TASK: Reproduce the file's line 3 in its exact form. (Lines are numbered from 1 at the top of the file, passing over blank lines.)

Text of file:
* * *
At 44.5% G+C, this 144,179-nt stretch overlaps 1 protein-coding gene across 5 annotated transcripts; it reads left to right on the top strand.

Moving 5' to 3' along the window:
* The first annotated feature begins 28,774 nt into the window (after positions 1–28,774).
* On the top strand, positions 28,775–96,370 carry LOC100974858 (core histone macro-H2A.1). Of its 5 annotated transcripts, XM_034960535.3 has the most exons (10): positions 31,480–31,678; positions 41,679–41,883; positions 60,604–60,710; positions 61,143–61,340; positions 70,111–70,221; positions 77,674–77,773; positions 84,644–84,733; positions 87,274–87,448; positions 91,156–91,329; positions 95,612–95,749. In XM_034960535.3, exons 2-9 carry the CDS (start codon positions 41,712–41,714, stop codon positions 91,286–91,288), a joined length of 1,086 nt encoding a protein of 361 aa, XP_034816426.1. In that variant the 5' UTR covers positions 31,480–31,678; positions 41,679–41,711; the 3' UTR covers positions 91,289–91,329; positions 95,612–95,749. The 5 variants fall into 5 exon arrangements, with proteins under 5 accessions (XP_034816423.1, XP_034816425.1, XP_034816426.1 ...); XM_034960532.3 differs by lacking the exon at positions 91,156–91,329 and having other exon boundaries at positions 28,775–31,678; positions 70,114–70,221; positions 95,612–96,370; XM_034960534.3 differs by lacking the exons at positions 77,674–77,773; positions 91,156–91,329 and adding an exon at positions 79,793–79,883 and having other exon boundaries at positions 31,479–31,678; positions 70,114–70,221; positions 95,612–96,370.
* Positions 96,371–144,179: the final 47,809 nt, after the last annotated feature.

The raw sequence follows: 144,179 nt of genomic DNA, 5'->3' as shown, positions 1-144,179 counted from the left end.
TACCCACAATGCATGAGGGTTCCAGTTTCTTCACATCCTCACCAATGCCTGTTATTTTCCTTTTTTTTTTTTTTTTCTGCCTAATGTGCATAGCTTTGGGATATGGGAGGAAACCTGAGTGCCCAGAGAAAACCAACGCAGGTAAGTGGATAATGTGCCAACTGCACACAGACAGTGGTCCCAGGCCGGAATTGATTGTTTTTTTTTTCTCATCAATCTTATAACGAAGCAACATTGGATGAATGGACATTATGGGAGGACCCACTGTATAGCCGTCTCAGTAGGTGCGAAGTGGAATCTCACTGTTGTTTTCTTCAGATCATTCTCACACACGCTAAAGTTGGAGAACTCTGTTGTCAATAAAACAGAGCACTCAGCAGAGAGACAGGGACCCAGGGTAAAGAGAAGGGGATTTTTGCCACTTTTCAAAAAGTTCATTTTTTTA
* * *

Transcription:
* The first annotated feature begins 28,774 nt into the window (after positions 1–28,774).